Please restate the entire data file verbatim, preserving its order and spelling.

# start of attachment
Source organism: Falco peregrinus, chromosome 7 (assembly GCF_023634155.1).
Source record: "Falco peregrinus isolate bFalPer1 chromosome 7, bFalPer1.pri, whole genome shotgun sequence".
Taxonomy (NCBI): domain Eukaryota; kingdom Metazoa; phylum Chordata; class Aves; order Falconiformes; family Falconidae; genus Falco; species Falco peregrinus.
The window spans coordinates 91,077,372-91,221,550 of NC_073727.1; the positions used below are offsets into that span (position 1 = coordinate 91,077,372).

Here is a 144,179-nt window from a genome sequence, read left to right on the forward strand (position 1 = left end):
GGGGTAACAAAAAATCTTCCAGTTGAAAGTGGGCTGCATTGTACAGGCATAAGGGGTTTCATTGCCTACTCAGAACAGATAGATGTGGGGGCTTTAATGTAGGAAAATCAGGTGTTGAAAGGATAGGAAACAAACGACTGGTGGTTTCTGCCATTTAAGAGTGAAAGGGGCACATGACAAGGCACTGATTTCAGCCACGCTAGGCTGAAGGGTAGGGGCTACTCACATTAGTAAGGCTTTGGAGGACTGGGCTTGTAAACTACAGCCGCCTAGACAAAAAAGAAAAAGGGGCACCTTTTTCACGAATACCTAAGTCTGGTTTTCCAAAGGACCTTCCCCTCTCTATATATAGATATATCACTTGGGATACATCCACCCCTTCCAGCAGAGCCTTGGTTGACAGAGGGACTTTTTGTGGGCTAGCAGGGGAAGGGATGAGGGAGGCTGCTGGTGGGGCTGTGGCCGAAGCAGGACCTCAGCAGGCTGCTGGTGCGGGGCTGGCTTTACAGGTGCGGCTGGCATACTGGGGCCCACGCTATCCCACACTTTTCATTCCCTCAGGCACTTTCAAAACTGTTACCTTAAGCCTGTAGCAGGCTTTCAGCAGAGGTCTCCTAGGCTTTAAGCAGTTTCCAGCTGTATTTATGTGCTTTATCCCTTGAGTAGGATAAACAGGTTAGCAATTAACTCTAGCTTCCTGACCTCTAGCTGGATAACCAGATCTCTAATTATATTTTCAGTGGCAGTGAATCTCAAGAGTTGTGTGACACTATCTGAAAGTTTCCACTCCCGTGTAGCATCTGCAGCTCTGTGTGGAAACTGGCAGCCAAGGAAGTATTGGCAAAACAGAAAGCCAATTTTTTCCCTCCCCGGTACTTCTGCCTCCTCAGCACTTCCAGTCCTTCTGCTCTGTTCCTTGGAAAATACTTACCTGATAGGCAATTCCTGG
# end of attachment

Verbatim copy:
Source organism: Falco peregrinus, chromosome 7 (assembly GCF_023634155.1).
Source record: "Falco peregrinus isolate bFalPer1 chromosome 7, bFalPer1.pri, whole genome shotgun sequence".
Taxonomy (NCBI): domain Eukaryota; kingdom Metazoa; phylum Chordata; class Aves; order Falconiformes; family Falconidae; genus Falco; species Falco peregrinus.
The window spans coordinates 91,077,372-91,221,550 of NC_073727.1; the positions used below are offsets into that span (position 1 = coordinate 91,077,372).

Here is a 144,179-nt window from a genome sequence, read left to right on the forward strand (position 1 = left end):
GGGGTAACAAAAAATCTTCCAGTTGAAAGTGGGCTGCATTGTACAGGCATAAGGGGTTTCATTGCCTACTCAGAACAGATAGATGTGGGGGCTTTAATGTAGGAAAATCAGGTGTTGAAAGGATAGGAAACAAACGACTGGTGGTTTCTGCCATTTAAGAGTGAAAGGGGCACATGACAAGGCACTGATTTCAGCCACGCTAGGCTGAAGGGTAGGGGCTACTCACATTAGTAAGGCTTTGGAGGACTGGGCTTGTAAACTACAGCCGCCTAGACAAAAAAGAAAAAGGGGCACCTTTTTCACGAATACCTAAGTCTGGTTTTCCAAAGGACCTTCCCCTCTCTATATATAGATATATCACTTGGGATACATCCACCCCTTCCAGCAGAGCCTTGGTTGACAGAGGGACTTTTTGTGGGCTAGCAGGGGAAGGGATGAGGGAGGCTGCTGGTGGGGCTGTGGCCGAAGCAGGACCTCAGCAGGCTGCTGGTGCGGGGCTGGCTTTACAGGTGCGGCTGGCATACTGGGGCCCACGCTATCCCACACTTTTCATTCCCTCAGGCACTTTCAAAACTGTTACCTTAAGCCTGTAGCAGGCTTTCAGCAGAGGTCTCCTAGGCTTTAAGCAGTTTCCAGCTGTATTTATGTGCTTTATCCCTTGAGTAGGATAAACAGGTTAGCAATTAACTCTAGCTTCCTGACCTCTAGCTGGATAACCAGATCTCTAATTATATTTTCAGTGGCAGTGAATCTCAAGAGTTGTGTGACACTATCTGAAAGTTTCCACTCCCGTGTAGCATCTGCAGCTCTGTGTGGAAACTGGCAGCCAAGGAAGTATTGGCAAAACAGAAAGCCAATTTTTTCCCTCCCCGGTACTTCTGCCTCCTCAGCACTTCCAGTCCTTCTGCTCTGTTCCTTGGAAAATACTTACCTGATAGGCAATTCCTGG